I remember the first time I saw a girl with a chalice tattoo. I was a sophomore in college, and as soon as she rolled up her sleeve and I saw it, I felt immediate alienation from my UU faith. I thought I was really UU, but clearly, she was REALLY UU. She had stamped her body with the chalice, for everyone to see, forever. I asked her why she did it.

“Oh,” she said. “I’m like, a really religious UU.” It was true.
Even during college, she attended the UU campus fellowship. Unlike many of us in those formative years, her ethical stance on most issues was fixed. She was a vegan, a member of the peer sex education team, a leader of the feminist group on campus, in her spare time she tutored after school programs, made food and dropped it off to people living on the street, she was on student government, and as I recall, I don’t think she drank alcohol or even smoked pot. Not only that, she was even an English major. Unitarian Universalist. Bonified.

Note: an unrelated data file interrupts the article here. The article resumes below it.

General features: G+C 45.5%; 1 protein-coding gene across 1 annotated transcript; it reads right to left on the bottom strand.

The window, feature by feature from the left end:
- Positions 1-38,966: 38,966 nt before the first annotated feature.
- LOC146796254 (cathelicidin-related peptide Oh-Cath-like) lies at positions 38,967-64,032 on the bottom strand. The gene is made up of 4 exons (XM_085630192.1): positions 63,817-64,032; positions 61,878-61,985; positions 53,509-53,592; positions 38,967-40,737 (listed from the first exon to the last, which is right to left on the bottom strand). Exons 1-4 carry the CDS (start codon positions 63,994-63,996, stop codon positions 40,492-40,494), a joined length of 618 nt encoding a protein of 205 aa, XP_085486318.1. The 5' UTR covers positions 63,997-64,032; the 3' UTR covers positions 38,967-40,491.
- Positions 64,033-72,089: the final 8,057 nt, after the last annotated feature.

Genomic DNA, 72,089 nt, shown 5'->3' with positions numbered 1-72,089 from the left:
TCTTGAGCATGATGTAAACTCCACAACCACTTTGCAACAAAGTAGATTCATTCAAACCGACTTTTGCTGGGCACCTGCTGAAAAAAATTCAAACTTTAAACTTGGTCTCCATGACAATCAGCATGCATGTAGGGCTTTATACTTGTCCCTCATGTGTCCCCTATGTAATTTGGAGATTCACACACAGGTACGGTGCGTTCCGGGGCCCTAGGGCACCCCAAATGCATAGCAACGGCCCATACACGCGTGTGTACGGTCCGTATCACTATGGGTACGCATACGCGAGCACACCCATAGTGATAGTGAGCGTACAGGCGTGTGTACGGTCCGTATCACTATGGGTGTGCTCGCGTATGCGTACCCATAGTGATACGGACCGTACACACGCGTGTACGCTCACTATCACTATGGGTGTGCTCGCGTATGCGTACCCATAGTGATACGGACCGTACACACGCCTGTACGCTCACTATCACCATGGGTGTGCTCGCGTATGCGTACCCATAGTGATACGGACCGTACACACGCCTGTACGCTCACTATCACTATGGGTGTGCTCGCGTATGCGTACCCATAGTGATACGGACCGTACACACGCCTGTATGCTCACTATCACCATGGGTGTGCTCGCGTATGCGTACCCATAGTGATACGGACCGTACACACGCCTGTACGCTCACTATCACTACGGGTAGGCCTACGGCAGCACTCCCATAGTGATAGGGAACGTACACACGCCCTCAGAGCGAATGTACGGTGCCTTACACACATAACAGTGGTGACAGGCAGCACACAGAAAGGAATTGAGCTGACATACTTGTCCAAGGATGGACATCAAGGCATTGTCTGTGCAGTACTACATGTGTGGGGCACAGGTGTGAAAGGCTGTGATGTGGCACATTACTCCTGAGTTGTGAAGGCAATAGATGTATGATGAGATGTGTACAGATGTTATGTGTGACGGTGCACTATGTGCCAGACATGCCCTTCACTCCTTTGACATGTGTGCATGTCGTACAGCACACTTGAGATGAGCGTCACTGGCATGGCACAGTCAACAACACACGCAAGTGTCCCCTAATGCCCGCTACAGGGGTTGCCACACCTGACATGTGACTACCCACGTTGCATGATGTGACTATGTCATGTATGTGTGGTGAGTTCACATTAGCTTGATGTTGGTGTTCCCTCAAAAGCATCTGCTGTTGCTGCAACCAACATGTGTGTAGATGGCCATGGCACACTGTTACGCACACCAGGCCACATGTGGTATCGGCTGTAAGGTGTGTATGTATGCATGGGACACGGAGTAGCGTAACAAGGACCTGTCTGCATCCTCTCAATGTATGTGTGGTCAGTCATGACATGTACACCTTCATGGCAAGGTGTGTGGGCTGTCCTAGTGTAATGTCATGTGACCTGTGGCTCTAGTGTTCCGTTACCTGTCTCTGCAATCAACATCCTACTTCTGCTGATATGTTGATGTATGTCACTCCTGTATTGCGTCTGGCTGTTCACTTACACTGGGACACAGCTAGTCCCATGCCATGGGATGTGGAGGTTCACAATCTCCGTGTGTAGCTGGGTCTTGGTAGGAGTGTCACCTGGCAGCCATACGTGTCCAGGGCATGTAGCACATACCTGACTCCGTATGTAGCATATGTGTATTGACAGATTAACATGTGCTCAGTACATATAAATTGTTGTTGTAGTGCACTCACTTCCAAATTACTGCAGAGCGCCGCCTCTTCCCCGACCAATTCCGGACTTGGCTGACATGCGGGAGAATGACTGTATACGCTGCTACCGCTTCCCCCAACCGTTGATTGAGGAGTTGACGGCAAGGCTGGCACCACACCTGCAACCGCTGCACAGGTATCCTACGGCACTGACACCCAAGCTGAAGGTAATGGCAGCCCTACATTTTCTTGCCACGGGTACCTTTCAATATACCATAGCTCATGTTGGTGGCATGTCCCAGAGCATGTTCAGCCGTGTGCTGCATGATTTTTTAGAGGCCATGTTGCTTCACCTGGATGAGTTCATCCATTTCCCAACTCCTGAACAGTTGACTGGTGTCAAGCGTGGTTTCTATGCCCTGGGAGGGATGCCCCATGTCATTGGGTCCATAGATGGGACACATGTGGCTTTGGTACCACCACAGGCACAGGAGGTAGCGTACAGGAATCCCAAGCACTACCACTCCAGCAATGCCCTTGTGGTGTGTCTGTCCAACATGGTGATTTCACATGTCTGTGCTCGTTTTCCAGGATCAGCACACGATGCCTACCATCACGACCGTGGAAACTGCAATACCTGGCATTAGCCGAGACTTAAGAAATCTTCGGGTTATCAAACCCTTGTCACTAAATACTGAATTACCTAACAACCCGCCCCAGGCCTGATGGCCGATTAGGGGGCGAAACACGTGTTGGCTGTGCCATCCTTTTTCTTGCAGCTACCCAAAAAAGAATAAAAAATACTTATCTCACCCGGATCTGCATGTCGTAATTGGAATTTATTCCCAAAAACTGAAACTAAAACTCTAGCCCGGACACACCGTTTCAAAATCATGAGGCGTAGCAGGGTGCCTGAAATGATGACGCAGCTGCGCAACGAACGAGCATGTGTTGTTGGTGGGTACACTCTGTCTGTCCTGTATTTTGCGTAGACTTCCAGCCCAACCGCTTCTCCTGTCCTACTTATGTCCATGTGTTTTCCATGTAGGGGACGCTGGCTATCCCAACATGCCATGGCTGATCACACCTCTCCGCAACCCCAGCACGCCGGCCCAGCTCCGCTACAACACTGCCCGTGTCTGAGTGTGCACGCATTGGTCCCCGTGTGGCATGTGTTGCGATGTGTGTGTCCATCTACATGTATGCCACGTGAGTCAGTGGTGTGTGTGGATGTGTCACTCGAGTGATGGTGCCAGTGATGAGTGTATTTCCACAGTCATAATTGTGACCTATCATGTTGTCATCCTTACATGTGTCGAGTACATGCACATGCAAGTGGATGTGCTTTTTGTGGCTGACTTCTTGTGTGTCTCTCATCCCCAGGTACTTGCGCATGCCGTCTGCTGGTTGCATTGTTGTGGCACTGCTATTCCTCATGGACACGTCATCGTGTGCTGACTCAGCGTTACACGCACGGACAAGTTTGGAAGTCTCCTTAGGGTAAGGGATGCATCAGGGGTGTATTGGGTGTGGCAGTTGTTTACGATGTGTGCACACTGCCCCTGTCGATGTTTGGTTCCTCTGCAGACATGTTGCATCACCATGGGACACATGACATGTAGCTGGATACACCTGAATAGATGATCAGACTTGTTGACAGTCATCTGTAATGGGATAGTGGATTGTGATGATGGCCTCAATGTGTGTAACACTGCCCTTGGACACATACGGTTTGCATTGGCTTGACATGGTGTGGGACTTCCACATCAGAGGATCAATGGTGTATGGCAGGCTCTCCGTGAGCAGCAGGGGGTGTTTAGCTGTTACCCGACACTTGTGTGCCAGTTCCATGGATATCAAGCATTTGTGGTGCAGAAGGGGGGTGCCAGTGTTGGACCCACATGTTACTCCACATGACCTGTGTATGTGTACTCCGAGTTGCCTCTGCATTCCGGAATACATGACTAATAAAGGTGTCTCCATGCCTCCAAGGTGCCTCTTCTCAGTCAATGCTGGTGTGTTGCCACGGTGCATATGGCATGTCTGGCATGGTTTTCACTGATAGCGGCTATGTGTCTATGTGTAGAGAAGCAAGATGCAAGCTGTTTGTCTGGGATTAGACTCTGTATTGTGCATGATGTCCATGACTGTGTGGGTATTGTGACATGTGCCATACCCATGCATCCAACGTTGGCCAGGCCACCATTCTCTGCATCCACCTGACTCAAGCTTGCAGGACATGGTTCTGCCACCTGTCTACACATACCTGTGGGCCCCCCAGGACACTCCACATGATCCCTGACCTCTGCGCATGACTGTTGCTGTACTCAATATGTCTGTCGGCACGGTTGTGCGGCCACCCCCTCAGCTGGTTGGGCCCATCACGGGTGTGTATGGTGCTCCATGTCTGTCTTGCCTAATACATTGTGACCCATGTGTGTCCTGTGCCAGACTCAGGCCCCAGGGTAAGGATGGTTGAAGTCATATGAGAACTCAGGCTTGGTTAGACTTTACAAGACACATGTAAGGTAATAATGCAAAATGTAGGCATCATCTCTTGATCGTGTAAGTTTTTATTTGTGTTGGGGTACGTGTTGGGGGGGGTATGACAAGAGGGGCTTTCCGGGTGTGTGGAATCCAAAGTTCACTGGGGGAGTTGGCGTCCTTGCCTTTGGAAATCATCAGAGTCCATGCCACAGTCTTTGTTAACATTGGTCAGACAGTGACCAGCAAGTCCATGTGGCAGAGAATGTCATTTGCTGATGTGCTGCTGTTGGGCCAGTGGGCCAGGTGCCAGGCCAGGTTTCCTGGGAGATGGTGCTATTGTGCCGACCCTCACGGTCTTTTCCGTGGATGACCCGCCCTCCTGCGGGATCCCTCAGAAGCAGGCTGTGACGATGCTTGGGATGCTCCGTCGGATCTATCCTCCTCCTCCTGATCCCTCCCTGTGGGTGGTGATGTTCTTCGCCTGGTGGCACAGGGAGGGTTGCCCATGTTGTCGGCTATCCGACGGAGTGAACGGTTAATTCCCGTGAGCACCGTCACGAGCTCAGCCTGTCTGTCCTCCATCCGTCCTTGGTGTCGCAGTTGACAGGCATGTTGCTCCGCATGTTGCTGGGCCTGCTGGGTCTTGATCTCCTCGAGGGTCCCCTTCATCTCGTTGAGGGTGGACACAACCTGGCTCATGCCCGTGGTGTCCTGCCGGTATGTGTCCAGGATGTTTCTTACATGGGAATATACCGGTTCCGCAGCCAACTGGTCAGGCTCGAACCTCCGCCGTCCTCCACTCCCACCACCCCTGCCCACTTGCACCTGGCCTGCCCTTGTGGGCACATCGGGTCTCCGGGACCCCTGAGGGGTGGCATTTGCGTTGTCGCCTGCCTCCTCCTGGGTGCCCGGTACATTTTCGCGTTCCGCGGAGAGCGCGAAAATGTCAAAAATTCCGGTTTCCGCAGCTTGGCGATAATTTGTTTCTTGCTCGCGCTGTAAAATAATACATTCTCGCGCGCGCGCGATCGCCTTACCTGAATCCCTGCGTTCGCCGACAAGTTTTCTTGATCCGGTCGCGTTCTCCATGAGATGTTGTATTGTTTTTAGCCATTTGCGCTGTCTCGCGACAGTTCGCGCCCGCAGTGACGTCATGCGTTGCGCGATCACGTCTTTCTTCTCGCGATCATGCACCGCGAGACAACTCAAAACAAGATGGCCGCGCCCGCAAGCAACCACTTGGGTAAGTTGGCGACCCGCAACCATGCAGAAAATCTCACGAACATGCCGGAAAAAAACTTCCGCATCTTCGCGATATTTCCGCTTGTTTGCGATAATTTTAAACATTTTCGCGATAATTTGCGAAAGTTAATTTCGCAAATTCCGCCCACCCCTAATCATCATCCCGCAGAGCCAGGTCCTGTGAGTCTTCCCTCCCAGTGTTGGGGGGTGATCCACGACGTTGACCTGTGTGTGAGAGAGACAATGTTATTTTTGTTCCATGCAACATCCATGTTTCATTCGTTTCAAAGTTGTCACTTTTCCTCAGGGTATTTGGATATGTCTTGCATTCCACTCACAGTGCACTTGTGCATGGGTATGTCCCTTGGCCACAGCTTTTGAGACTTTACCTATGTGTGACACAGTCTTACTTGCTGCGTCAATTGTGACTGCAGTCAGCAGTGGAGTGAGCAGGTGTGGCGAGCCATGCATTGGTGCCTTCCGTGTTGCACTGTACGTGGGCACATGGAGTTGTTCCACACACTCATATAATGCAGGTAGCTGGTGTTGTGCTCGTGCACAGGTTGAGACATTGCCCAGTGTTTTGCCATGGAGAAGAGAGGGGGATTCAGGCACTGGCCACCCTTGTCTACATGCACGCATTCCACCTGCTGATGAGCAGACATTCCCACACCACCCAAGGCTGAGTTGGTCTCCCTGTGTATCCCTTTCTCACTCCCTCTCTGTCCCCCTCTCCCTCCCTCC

I have never forgotten that moment when I realized I was UU, but I wasn’t a “really religious UU.” I had a few T-Shirts from The Mountain, but I was experimenting with Quakerism at that time and attending Quaker meeting, otherwise I didn’t think too much about my life choices, ethics nor virtue. At that point, it was still my Sunday School religion. I was a fierce UU in high school, but once I got to college, the truth is, I hadn’t thought about it much.

When I saw her tattoo, I envied her calm certainty.